The inflation diaries: High rates of credit card debt mean many low-income Britons are being squeezed by rising food and energy prices
By Elisabeth Jeffries
LONDON, July 18 (Thomson Reuters Foundation) - When a debt charity helped Andy slash his monthly credit card repayments, he felt a huge sense of relief. But as food and energy prices skyrocket in Britain, his household budget is under strain once again.
The charity, StepChange, got Andy's card installments down from 800 pounds ($953) per month to 140 pounds by consolidating his various debts, resolving a long-standing money worry that is shared by many Britons with high personal debt levels.
"The cost-of-living increase is going to affect how long it takes to pay the debt off," said Andy, who works in the construction materials industry and asked for his surname not to be published.
While Andy's new repayment plan takes account of his rising household costs, the smaller installments mean it will take longer to clear the debt.
Over the past 18 months, British inflation has increased from 1.6% to 9.1% – its highest rate for 40 years, making it even harder for people with debts to meet their obligations.
Data from the Bank of England shows a 38% increase in households reporting that debt repayments were a heavy financial burden in 2021.
For Andy and his wife, weekly petrol and food costs have more than doubled to reach about 110 pounds despite the family's efforts to economise.
"We're not fancy people. We're very sensible, we make our own meals. Takeaways are for Christmases and birthdays," he told the Thomson Reuters Foundation.
On top of soaring supermarket receipts, the couple have seen their monthly gas and electricity bill jump from 60 pounds to about 200 pounds after a flat rate tariff ended.
Britain's cost-of-living crisis is largely driven by rising global energy and food costs triggered by the Ukraine war and fallout from the COVID-19 pandemic, and both households and businesses are feeling the pinch.
Richard Stilwell said he felt fortunate to have been able to move his small printing business from a draughty office to modern insulated premises in Shropshire in western England, cushioning him against a 60% rise in energy bills since 2021.
It was a saving Stilwell needed to make as a 50% jump in paper costs during the past 18 months increases his company's overheads.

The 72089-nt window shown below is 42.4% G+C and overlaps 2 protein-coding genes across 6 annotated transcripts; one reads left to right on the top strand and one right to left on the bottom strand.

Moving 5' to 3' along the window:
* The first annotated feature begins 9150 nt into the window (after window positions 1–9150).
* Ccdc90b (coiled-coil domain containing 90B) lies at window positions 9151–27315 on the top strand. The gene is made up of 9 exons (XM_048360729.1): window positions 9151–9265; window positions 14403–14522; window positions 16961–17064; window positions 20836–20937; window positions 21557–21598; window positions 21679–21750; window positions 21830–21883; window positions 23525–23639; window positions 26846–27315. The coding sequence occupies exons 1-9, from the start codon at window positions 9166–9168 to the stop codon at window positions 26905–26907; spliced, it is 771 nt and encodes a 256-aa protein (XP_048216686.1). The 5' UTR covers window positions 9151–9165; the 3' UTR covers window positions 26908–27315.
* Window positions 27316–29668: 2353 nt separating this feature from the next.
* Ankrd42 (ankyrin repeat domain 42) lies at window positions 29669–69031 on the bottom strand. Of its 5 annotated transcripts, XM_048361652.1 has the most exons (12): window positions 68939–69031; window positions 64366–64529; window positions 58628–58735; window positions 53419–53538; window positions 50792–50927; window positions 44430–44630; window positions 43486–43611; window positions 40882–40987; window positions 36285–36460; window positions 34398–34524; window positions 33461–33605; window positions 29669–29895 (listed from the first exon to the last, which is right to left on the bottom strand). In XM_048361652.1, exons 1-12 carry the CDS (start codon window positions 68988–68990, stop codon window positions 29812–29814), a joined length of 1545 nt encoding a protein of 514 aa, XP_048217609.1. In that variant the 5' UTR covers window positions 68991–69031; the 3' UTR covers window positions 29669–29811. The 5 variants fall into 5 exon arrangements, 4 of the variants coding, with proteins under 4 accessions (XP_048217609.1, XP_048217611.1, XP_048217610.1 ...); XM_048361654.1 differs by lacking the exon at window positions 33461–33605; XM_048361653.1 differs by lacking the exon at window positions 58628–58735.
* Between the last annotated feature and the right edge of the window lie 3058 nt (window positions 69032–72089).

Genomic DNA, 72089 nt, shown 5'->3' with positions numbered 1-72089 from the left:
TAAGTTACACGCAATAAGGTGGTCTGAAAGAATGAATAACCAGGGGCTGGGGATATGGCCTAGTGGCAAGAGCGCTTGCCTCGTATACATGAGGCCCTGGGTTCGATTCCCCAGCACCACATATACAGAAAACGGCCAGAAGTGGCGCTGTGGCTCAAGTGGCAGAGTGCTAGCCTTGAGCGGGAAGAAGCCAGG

"We have to be very, very careful about everything we do and work a lot harder at keeping the business in a profitable way," Stilwell said. That has ensured he could keep on his staff.
Not everyone has been so fortunate.
Lenny Poynton, 62, of southeast London, lost his job as a removal man in early 2021, but said he was pessimistic about finding work again.
"I'm getting on a bit," said Poynton, adding that he has taken to fasting regularly to help stretch his meagre welfare benefit income of about 250 pounds per month and ensure he has enough left to buy food for his dog.
Conditions have become tougher with rising bills, he said, so he survives with support from friends and family members. He should see some benefit from government support for low-income households against cost-of-living increases.
But he remains worried about the future.
"It's an uphill struggle to make ends meet," Poynton said.
($1 = 0.8389 pounds)
Explore our interactive map below for more stories about the human impact of the cost of living crisis in our three-part series on The Inflation Diaries
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(Reporting by Elisabeth Jeffries; Editing by Helen Popper and Hugo Greenhalgh. Please credit the Thomson Reuters Foundation, the charitable arm of Thomson Reuters, that covers the lives of people around the world who struggle to live freely or fairly. Visit http://news.trust.org)
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